Articles of Confederation
The Articles of Confederation were written by John Dickinson, modified by others. Officially unratified for five years, the country was ruled under them in Philadelphia, for thirteen. They taught many lessons, which we sometimes forget we had experienced.
American Finance After Robert Morris
Robert Morris can be fairly said to have made the American Revolution possible.
Dislocations: Financial and Fundamental
The crash of 2007 was more than a bank panic. Thirty years of excessive borrowing had reached a point where something was certain to topple it. Alan Greenspan deplored "irrational exuberance" in 1996, but only in 2007 did everybody try to get out the door at the same time. The crash announced the switch to deleveraging, it did not cause it.
Shaping the Constitution in Philadelphia
After Independence, the weakness of the Federal government dismayed a band of ardent patriots, so under Washington's leadership a stronger Constitution was written. Almost immediately, comrades discovered they had wanted the same thing for different reasons, so during the formative period they struggled to reshape future directions . Moving the Capitol from Philadelphia to the Potomac proved curiously central to all this.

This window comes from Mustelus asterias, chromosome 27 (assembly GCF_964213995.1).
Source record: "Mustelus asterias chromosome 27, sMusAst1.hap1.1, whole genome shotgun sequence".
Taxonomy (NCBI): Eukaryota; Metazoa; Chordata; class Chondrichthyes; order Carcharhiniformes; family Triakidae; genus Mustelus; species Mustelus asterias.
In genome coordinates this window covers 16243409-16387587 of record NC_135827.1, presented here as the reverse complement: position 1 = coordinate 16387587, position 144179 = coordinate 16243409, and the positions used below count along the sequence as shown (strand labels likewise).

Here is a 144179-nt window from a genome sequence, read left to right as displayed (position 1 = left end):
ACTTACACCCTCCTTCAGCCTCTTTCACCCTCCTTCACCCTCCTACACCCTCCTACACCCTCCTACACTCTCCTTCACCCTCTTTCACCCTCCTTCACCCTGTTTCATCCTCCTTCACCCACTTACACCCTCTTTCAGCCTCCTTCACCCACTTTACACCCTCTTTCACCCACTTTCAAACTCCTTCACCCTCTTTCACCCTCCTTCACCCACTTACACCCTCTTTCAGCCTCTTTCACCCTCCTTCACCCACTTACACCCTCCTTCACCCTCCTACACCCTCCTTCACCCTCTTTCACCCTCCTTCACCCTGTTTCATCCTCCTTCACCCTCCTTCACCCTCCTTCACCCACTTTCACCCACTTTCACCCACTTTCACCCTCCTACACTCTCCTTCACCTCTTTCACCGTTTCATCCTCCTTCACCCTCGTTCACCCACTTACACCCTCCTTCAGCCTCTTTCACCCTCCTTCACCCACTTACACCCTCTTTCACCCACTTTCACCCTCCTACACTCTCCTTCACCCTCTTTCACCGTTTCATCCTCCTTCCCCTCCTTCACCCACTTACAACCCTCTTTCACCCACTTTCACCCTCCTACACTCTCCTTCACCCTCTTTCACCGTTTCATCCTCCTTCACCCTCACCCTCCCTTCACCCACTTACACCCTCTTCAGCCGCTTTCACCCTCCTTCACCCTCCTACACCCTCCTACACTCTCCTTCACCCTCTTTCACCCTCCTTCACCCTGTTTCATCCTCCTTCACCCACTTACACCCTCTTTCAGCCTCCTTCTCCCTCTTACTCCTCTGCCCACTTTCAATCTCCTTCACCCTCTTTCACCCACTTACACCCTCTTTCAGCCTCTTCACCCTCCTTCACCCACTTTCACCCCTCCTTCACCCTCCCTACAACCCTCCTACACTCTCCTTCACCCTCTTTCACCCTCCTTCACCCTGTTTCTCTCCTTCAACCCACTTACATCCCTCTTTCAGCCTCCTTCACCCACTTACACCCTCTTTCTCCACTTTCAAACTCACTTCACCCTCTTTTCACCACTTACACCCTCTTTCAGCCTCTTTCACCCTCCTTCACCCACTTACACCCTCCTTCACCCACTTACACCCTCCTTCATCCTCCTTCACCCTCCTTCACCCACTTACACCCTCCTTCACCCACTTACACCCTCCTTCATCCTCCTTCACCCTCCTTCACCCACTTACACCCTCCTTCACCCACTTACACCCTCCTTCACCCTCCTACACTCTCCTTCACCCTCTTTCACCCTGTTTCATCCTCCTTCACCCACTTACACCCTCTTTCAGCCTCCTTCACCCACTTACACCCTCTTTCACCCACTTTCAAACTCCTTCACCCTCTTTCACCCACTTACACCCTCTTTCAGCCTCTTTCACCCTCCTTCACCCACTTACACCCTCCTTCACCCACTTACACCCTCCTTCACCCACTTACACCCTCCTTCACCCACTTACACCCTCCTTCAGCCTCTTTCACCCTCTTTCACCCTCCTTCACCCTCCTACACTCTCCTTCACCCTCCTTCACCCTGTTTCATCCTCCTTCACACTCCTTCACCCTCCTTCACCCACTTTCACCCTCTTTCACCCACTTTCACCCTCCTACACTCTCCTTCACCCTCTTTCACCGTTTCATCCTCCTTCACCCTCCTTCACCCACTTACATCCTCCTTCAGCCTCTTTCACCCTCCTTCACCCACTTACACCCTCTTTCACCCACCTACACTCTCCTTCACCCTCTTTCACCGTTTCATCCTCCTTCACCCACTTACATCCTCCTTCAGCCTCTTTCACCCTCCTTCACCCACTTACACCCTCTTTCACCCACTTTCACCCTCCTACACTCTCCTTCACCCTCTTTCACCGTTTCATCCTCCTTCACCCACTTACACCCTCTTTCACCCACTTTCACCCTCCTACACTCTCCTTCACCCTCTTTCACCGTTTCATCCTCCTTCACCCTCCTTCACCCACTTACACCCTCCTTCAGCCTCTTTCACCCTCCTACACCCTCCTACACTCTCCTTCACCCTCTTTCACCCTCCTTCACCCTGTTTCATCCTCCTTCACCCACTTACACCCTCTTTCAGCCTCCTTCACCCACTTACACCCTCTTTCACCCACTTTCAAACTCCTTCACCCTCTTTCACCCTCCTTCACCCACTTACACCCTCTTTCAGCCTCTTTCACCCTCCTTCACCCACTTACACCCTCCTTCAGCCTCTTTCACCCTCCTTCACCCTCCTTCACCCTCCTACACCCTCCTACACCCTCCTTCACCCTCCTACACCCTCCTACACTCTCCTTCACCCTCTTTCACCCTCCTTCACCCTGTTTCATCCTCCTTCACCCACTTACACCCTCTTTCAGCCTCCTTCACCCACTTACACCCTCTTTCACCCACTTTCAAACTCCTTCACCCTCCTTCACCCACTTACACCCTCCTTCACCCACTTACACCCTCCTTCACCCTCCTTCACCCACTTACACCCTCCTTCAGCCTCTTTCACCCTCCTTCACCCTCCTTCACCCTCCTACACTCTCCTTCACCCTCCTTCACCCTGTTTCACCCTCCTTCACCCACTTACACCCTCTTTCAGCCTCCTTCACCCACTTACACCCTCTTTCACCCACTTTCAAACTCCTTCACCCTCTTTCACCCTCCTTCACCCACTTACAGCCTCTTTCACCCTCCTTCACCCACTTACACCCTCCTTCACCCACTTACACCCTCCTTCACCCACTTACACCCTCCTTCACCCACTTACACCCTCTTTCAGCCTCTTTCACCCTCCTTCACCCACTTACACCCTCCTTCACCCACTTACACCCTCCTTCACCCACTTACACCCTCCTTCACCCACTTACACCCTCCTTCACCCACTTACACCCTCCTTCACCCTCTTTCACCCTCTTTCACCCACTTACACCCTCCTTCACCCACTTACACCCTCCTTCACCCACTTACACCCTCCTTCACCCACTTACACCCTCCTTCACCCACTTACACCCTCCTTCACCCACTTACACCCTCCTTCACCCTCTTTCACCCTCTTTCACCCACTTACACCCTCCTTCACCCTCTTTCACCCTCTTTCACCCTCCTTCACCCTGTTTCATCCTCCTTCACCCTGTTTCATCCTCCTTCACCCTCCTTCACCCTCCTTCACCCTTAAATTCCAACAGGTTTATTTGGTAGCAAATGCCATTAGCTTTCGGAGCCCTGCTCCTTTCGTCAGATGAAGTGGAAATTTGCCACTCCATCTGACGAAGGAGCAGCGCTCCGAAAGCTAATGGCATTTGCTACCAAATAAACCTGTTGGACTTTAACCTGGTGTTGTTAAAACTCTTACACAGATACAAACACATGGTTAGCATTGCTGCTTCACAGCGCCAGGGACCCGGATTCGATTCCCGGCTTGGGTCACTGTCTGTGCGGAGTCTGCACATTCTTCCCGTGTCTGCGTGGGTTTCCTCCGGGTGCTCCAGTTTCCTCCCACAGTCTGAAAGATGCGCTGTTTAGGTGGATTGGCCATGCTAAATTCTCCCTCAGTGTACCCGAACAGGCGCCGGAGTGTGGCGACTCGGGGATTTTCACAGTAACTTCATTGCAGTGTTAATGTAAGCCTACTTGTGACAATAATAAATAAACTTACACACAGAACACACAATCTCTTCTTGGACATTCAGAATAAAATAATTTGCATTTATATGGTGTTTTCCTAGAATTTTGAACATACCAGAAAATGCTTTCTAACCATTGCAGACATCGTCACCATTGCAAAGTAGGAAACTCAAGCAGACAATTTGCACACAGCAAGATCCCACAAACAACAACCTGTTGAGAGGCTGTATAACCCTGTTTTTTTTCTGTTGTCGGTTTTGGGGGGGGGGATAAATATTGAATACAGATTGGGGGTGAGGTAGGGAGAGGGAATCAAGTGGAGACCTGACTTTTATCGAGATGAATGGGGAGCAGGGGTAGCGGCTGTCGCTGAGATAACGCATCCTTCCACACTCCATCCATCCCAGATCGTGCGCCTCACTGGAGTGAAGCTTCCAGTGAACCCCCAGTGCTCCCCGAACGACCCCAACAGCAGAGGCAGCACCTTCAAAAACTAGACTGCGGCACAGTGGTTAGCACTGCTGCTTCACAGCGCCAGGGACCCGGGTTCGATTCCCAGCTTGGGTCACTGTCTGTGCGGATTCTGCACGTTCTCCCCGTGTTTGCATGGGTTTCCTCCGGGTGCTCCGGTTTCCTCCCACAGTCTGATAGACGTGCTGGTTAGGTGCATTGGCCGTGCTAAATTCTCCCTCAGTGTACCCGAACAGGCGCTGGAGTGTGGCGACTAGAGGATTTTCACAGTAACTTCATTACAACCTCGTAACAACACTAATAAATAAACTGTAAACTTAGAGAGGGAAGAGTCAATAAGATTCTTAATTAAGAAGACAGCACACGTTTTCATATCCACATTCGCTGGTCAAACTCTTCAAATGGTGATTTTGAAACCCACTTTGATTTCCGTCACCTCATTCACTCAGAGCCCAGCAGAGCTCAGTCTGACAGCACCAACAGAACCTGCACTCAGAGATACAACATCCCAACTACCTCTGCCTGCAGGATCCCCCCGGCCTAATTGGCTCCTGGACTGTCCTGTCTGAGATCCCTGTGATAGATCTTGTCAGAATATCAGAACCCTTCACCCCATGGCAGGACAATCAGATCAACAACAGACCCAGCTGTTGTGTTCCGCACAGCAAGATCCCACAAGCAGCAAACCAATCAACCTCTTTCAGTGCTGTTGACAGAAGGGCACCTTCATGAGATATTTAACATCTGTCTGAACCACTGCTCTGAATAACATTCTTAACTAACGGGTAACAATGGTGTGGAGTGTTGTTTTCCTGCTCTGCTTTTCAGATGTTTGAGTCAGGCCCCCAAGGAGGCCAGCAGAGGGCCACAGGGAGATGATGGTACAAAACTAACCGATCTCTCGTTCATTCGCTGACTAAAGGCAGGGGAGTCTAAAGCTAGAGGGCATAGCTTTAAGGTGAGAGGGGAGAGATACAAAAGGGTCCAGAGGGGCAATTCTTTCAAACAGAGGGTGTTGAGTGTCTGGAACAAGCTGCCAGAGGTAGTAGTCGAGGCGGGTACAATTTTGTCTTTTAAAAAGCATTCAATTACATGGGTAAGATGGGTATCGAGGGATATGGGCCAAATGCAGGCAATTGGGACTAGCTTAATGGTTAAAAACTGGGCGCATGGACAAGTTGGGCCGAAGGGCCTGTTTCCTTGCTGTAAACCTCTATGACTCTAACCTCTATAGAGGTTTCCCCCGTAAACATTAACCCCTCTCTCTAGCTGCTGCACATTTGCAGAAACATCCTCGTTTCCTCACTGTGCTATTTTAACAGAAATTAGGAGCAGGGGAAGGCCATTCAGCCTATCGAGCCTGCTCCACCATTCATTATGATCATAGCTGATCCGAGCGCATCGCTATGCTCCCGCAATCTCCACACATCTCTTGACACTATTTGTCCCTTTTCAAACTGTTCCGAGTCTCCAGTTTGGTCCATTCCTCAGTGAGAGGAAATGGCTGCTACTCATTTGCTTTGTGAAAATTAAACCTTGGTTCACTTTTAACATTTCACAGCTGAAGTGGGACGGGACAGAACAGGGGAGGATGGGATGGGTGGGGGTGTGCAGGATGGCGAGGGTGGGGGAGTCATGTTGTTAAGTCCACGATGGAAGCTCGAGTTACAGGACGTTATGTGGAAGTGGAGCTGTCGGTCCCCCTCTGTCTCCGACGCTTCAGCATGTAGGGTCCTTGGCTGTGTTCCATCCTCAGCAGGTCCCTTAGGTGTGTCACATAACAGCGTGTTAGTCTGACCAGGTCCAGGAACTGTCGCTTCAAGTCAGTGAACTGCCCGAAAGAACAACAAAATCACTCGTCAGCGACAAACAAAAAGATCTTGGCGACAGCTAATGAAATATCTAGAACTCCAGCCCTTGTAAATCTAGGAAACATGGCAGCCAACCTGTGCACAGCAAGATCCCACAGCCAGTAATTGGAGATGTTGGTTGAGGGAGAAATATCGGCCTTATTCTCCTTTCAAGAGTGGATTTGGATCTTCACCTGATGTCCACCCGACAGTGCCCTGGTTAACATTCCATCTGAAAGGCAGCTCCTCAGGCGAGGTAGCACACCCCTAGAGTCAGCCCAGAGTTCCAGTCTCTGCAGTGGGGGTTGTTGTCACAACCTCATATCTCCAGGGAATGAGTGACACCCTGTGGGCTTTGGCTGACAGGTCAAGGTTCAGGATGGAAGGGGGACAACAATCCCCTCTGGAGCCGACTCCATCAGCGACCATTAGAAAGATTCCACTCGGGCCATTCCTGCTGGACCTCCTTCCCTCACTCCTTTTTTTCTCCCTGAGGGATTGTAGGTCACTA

Robert Morris: Think Big
Robert Morris wasn't born rich, or especially poor, but he was probably illegitimate. He had no recollection of his mother; his father, a tobacco trader in England, emigrated to Maryland and died rather young. It didn't take long for young Robert to become one of the richest men in America.
Robert Morris and America
Robert Morris was an energetic problem-solver. In solving those problems he devised some innovative solutions which have become such axiomatic principles of a republic and its economics, that his name is seldom associated with them.
Right Angle Club 2012
This ends the ninetieth year for the club operating under the name of the Right Angle Club of Philadelphia. Before that, and for an unknown period, it was known as the Philadelphia Chapter of the Exchange Club.
..Tax and Fiscal Issues in the Constitution, Morris (1)
For some founding fathers, monetary issues were all that mattered.
New topic 2013-02-05 15:24:06 description